Besides investigating the legacy of Rabin, Ephron said something that surprised him while working on the book was how his conception of Amir deepened and evolved.
“I spent a lot of time with the family of the assassin,” Ephron said. “And I couldn’t not conclude that he is, and was, a smart young man. Smart and charismatic: not a lunatic, not a fringe, marginal character.”
Ephron said there’s a tendency to categorize all assassins and murderers as crazy in the wake of tragic events.
“Sometimes it is the case, and sometimes it’s not,” Ephron said. “When we do that, we absolve ourselves from having to look at our own society and ask ourselves what is it that incubated and influenced this person. If you say he’s crazy, then there is no discussion, that shuts down the discussion — and that’s it. You don’t need to learn any lessons. The lesson is he’s crazy.”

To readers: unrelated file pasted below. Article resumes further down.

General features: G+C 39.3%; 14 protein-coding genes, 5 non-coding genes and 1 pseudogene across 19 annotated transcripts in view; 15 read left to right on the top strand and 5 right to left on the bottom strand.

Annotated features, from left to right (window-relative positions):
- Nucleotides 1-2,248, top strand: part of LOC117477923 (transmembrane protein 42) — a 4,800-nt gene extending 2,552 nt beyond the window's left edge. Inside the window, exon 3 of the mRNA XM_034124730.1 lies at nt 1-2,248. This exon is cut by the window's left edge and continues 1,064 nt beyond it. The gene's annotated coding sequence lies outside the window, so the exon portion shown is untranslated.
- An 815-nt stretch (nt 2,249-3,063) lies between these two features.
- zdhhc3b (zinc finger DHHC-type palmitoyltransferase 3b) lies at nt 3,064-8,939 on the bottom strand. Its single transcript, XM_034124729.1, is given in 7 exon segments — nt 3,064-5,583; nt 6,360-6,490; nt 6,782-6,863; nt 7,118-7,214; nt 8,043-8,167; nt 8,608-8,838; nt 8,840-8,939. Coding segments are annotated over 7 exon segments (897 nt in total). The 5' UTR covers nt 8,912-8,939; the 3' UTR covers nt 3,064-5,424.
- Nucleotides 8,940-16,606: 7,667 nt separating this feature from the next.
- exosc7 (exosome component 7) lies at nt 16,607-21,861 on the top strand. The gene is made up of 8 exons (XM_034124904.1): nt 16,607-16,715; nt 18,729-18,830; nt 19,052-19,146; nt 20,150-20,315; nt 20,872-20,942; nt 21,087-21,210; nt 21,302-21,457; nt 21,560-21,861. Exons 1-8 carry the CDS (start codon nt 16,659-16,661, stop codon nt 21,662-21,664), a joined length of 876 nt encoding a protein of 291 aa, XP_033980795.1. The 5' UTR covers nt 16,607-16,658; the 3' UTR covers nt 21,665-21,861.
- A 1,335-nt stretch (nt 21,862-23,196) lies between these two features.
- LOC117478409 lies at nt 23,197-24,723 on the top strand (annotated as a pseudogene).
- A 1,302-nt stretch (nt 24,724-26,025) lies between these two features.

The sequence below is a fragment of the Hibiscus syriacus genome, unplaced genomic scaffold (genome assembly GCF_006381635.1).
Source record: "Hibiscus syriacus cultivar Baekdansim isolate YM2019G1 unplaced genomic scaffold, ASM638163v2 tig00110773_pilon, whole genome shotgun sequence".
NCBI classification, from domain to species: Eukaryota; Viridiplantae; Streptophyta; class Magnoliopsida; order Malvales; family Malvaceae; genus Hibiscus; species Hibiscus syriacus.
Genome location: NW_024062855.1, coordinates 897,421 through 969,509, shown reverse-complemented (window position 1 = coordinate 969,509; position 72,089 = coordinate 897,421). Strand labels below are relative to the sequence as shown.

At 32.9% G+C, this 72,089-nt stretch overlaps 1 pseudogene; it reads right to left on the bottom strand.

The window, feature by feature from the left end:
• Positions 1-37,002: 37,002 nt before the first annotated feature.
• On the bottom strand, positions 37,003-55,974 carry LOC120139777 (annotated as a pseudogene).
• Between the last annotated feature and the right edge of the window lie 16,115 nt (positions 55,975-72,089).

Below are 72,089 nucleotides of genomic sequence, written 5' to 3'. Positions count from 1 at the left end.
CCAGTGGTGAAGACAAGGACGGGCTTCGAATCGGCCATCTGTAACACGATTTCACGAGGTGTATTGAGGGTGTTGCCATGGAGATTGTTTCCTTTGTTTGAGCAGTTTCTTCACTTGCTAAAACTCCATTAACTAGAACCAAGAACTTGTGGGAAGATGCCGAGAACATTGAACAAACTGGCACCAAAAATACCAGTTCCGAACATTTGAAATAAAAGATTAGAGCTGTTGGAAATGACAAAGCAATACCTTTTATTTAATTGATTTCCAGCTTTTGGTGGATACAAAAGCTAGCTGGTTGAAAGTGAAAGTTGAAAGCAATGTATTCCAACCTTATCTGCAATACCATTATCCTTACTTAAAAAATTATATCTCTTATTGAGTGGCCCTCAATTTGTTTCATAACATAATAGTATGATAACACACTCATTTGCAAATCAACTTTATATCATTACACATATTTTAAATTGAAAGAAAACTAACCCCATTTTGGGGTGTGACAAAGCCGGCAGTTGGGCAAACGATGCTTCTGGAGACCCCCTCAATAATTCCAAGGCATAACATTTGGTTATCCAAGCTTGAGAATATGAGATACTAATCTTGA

For Ephron, that wasn’t necessarily the case as he dug deeper into Amir’s story. He said if a killer — like Amir — isn’t actually mentally ill, it’s important to investigate the other factors that made him what he was.
And there’s value in asking what about society and culture causes people to act the way they do, Ephron said.
“Maybe it was the home, maybe it was the school system, maybe it was in the religious seminaries where Amir studied, maybe it was in the military,” Ephron said. “All these questions are paramount in terms of understanding your own society in the aftermath of something so big and tragic.”